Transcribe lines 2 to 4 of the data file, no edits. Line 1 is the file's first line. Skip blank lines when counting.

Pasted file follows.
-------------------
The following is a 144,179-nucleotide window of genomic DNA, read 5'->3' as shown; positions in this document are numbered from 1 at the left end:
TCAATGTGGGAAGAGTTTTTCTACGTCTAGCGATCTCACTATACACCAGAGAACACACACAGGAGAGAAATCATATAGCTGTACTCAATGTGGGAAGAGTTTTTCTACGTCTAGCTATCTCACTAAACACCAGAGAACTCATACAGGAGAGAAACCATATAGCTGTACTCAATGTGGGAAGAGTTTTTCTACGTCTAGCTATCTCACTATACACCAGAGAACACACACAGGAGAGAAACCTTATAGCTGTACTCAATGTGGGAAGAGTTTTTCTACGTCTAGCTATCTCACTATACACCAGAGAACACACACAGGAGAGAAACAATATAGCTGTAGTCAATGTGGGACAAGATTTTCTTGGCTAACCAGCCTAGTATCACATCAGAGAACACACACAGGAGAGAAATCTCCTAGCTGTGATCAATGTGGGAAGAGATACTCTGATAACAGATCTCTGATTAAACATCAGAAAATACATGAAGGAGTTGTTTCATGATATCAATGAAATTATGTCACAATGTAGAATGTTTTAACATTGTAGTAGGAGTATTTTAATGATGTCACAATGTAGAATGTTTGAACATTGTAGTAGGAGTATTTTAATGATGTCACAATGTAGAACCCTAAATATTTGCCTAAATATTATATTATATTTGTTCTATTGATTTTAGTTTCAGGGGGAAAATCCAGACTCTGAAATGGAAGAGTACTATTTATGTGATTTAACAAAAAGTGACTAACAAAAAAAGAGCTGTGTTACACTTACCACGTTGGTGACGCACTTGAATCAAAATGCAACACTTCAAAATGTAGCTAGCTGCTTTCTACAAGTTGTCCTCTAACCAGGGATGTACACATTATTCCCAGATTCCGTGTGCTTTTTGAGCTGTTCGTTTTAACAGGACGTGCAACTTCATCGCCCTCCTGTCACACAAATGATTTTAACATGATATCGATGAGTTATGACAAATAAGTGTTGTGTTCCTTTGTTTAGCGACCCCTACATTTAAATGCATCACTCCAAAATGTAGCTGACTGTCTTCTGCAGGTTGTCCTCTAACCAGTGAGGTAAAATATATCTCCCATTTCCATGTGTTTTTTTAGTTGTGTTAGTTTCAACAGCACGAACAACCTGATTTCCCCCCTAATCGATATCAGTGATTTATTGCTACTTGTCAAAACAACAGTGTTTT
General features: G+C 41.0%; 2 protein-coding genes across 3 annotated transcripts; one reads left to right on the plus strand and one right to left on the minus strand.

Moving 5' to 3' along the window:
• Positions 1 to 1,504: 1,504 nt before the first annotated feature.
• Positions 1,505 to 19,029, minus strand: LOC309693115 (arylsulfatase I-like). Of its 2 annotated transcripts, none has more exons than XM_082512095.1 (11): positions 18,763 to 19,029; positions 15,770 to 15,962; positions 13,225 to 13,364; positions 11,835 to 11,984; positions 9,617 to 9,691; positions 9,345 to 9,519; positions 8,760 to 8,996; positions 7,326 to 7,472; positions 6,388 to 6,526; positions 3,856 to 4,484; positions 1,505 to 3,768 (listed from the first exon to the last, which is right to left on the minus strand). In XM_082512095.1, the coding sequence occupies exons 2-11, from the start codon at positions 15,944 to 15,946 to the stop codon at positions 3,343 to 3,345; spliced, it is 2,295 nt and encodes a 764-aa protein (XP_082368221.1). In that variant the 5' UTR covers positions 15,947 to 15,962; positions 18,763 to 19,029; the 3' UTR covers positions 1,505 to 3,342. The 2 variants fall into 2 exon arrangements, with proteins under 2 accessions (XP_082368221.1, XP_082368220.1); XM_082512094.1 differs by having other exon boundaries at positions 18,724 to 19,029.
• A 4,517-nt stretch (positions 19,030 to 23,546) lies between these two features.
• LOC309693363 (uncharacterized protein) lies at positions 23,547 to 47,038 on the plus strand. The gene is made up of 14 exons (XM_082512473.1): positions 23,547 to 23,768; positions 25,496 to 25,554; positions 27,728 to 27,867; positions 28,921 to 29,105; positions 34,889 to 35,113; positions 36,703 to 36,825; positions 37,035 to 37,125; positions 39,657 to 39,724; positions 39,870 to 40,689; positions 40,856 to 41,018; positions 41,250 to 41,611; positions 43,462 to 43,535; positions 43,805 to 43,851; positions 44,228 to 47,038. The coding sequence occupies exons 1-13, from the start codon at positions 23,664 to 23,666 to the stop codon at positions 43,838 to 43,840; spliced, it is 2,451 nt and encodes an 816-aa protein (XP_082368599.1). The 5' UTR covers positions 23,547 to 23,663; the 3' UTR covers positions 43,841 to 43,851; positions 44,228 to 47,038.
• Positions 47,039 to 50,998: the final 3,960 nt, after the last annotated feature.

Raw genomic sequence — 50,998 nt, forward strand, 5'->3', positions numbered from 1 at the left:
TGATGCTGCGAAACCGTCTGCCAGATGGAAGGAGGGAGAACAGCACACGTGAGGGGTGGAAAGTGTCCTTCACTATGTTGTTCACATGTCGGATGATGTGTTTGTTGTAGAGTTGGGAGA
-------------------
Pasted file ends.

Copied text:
TCAATGTGGGAAGAGTTTTTCTACGTCTAGCGATCTCACTATACACCAGAGAACACACACAGGAGAGAAATCATATAGCTGTACTCAATGTGGGAAGAGTTTTTCTACGTCTAGCTATCTCACTAAACACCAGAGAACTCATACAGGAGAGAAACCATATAGCTGTACTCAATGTGGGAAGAGTTTTTCTACGTCTAGCTATCTCACTATACACCAGAGAACACACACAGGAGAGAAACCTTATAGCTGTACTCAATGTGGGAAGAGTTTTTCTACGTCTAGCTATCTCACTATACACCAGAGAACACACACAGGAGAGAAACAATATAGCTGTAGTCAATGTGGGACAAGATTTTCTTGGCTAACCAGCCTAGTATCACATCAGAGAACACACACAGGAGAGAAATCTCCTAGCTGTGATCAATGTGGGAAGAGATACTCTGATAACAGATCTCTGATTAAACATCAGAAAATACATGAAGGAGTTGTTTCATGATATCAATGAAATTATGTCACAATGTAGAATGTTTTAACATTGTAGTAGGAGTATTTTAATGATGTCACAATGTAGAATGTTTGAACATTGTAGTAGGAGTATTTTAATGATGTCACAATGTAGAACCCTAAATATTTGCCTAAATATTATATTATATTTGTTCTATTGATTTTAGTTTCAGGGGGAAAATCCAGACTCTGAAATGGAAGAGTACTATTTATGTGATTTAACAAAAAGTGACTAACAAAAAAAGAGCTGTGTTACACTTACCACGTTGGTGACGCACTTGAATCAAAATGCAACACTTCAAAATGTAGCTAGCTGCTTTCTACAAGTTGTCCTCTAACCAGGGATGTACACATTATTCCCAGATTCCGTGTGCTTTTTGAGCTGTTCGTTTTAACAGGACGTGCAACTTCATCGCCCTCCTGTCACACAAATGATTTTAACATGATATCGATGAGTTATGACAAATAAGTGTTGTGTTCCTTTGTTTAGCGACCCCTACATTTAAATGCATCACTCCAAAATGTAGCTGACTGTCTTCTGCAGGTTGTCCTCTAACCAGTGAGGTAAAATATATCTCCCATTTCCATGTGTTTTTTTAGTTGTGTTAGTTTCAACAGCACGAACAACCTGATTTCCCCCCTAATCGATATCAGTGATTTATTGCTACTTGTCAAAACAACAGTGTTTT
General features: G+C 41.0%; 2 protein-coding genes across 3 annotated transcripts; one reads left to right on the plus strand and one right to left on the minus strand.

Moving 5' to 3' along the window: